As the decade comes to an end, we asked our Gen Zers to share one trend prediction they have for the world in 2020
Another decade has come and gone. In the last 10 years we saw the rise of Instagram, the influencer, the meme economy, new technological feats, Baby Yoda, and more. But most importantly (in our eyes), was the emergence of Gen Z as a relevant and dynamic group of consumers, creators, activists, and communities that we, as marketers, should be paying attention to.
We launched Ask Gen Z (almost 2.5 years ago!) to explore this younger generation and better understand how they think and what ideas connect with their culture.
To end 2019 and begin a new decade, we asked our Gen Z panel what their trend predictions are for 2020.
Auditory Marketing Techniques
“With a majority of consumers on the go and the growing number of in-home voice-controlled products such as the Amazon Alexa and Google Home, I believe that more brands will begin adopting auditory marketing techniques. Brands now have the ability to attract consumers by aligning themselves with certain sounds or senses which can increase brand recognition immensely.” — Chrissy
Pop-Up Shop Frenzy
“Young consumers will drop everything and anything to check out the latest pop-up shop in the trendiest part of their city. Experience is becoming more and more valued every day, and I think brands are likely to pivot from a digital focus back to a physical focus in 2020. Whether brands invest in a more permanent physical footprint or multiple one-off experiences, I believe that bringing the brand to the consumer in innovative, memorable ways will yield a greater sense of customer loyalty.” — AJ
Influence of TikTok Creators
“With the rising influence of video-sharing platforms like TikTok, I predict we’ll see a greater demand for video content in 2020. The popular app largely appeals to Generation Z, and influencers on the platform are noticeably impacting what’s relevant in pop culture. I believe that the more casual, comical content that’s prevalent on the platform will make content creators and brands more focused on mastering video in a way that authentically appeals to and resonates with their audiences.” — Cheyenne
The Reemergence of Authentic Content Creation
“The reemergence of authentic content creation and content engagement is something that will come about in 2020. Instagram’s gradual removal of public likes seems to be largely supported by true creators as well as general younger users of the platform. Based on the conversations that I’ve seen on social, many believe that this change will lead to less anxiety around using Instagram, both as a consumer and creator of content. It’s expected that many will post even more to the grid for enjoyment without fear of how the post will perform compared to others. Resultingly, those consuming content will be allowed to decide for themselves whether to engage with the post rather than being influenced by how many others have liked the post. This update to the platform is reminiscent of the earlier days of social media where users were much more focused on self-expression and story-telling rather than content performance and engagement. If Instagram’s “Hidden Likes” become permanent, many, including myself, are hopeful that users will become comfortable sharing their authentic selves once more.” — Taylor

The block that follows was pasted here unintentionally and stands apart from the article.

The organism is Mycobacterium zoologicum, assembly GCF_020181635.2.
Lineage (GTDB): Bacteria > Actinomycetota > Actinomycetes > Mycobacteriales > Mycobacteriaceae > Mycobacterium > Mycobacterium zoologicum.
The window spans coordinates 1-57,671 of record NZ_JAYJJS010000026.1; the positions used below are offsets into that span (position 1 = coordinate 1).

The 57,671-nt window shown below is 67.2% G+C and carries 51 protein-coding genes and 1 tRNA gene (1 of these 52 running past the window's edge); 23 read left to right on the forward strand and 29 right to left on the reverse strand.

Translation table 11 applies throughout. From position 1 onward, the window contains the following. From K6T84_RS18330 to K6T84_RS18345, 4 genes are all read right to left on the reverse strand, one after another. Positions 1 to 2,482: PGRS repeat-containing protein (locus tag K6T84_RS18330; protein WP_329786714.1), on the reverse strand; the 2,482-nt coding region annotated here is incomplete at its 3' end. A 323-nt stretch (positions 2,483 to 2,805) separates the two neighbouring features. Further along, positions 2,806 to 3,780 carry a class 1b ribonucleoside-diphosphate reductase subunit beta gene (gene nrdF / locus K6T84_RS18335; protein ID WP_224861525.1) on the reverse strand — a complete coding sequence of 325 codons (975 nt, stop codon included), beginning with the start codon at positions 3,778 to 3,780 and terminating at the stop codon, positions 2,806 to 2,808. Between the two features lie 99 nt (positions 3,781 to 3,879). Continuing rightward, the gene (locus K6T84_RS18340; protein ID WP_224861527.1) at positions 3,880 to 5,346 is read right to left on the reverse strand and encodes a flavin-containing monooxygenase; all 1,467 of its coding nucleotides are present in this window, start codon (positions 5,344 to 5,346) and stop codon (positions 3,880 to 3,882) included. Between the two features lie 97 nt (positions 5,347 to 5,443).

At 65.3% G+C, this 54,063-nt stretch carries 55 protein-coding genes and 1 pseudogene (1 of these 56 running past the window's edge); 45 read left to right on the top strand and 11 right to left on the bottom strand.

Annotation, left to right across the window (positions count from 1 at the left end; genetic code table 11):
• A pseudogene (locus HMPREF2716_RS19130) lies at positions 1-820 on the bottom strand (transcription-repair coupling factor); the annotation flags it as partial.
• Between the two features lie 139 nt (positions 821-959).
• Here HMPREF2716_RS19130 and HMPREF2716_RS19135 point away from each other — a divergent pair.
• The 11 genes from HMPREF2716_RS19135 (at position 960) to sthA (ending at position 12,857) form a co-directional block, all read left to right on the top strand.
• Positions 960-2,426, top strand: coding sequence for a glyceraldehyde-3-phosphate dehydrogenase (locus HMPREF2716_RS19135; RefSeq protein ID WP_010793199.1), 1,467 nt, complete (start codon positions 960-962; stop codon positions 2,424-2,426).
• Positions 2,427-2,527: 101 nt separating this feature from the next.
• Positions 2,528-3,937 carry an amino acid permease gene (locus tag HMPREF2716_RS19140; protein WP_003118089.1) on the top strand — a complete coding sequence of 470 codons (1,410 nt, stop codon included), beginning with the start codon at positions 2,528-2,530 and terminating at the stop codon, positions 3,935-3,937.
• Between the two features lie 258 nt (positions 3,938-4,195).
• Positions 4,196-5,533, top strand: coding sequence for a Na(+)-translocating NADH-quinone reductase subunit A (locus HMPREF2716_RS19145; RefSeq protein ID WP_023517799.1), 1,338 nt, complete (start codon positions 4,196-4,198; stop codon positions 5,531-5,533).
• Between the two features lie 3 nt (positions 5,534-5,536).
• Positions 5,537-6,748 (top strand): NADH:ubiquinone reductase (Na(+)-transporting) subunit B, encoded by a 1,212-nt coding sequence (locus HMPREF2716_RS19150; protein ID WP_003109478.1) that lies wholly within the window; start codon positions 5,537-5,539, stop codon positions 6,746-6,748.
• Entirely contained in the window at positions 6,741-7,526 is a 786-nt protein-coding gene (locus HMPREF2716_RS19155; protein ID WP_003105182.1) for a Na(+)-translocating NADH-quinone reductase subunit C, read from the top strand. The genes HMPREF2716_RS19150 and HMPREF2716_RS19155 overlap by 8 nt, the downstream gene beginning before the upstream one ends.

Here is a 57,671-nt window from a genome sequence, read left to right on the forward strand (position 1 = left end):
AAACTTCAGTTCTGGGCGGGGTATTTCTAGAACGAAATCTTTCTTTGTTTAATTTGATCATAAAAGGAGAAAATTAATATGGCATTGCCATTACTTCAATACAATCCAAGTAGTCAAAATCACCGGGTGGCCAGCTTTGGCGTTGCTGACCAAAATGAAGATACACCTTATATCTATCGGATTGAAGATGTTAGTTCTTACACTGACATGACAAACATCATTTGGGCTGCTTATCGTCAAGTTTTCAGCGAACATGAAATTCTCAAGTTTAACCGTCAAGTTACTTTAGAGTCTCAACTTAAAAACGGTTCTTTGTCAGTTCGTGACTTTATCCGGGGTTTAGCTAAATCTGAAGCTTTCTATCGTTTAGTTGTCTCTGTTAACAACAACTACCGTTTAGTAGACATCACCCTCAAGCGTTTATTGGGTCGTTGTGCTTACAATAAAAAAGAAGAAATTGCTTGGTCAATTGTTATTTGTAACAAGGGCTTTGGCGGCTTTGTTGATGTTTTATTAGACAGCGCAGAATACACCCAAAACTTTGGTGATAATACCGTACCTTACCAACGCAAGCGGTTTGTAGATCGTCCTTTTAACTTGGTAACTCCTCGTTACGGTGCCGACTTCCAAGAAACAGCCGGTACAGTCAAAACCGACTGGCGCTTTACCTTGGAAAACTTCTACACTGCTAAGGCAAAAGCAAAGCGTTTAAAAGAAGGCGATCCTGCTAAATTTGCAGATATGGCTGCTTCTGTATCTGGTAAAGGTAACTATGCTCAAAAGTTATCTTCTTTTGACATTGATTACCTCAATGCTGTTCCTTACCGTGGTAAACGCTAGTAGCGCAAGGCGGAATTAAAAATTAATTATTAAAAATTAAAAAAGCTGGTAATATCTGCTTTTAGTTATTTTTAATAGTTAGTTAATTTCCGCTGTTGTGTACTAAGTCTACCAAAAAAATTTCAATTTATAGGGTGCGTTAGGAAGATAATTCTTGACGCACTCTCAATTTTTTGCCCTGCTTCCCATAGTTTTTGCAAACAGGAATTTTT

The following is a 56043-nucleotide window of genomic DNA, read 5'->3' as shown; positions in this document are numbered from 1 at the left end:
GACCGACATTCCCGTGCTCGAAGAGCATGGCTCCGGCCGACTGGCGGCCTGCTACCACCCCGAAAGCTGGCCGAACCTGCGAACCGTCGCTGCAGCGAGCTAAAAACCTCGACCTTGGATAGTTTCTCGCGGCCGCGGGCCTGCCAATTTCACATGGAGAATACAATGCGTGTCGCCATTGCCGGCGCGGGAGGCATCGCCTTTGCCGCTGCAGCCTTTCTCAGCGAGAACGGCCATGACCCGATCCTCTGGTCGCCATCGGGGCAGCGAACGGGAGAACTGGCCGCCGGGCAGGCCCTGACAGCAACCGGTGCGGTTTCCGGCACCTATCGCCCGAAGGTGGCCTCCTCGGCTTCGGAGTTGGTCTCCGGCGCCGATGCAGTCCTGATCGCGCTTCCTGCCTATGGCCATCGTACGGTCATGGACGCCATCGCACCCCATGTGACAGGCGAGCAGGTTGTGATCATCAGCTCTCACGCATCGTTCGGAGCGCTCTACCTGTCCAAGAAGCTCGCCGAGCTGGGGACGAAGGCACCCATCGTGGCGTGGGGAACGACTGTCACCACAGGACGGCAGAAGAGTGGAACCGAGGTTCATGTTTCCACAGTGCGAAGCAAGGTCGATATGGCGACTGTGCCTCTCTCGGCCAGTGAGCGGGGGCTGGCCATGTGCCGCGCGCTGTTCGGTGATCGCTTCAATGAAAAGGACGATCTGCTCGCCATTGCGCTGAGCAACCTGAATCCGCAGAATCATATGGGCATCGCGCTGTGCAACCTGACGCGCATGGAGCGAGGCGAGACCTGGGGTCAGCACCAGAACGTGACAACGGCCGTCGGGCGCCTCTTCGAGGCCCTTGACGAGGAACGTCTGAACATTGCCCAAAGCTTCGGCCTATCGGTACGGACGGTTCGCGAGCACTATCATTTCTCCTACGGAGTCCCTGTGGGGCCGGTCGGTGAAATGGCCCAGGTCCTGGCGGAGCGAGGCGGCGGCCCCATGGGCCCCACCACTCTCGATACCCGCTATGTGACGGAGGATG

Normalization of CGI influencers
“We’ve already seen the emergence and wide success of CGI influencers, @lilmiquela being the prime example of this. She wears the most trendy designer clothing, poses with gen z star, Millie Bobby Brown in the latest Samsung Mobile campaign, has 2.7 million views on YouTube for her music video for her song “Money”, and even sparked controversy kissing supermodel Bella Hadid in a Calvin Klein ad campaign. Recently, Essence Cosmetics launched its own virtual influencer, @thisis.kenna, whose storyline asserts her as their newest product development intern. I wouldn’t be surprised to see more brands taking this approach in 2020 as it allows them to curate every detail of their brand ambassadors, minimizing brand risk associated with the unpredictability of human nature. With quickly evolving technology, we could see more advanced versions of these influencers as well, blurring the lines between what’s real and what’s CGI.” — Claire
The War on Plastic Continues
“In 2019, more brands and cities hopped on the trend of banning/removing single-use plastics from our environment. Starbucks, California, and even a washing machine has joined the movement. Arcelik’s new washing machine is built to help remove microplastics from clothing. This trend will continue to grow as brands help the movement. Even our own American Express (#client) made a credit card out of ocean plastics.” — Spencer
“More YouTubers will be moving into episodic content in 2020. Unlike daily vlogs, episodic content utilizes a central theme and narrative, and it has multiple installments for viewers to come back and watch. Shane Dawson’s Conspiracy Series with Jeffree Star brought the tenured content creator back into internet relevance in 2019. Shay Mitchell also started her series over the summer chronicling her pregnancy. We should expect to see bigger YouTubers take up this format kicking off in January. There are studies that show that YouTubers’ videos are getting longer, and it’s because creators get more money. In addition, an article published by AdWeek stated that Gen Z-ers spend more time on YouTube than on Netflix.” — Adaobi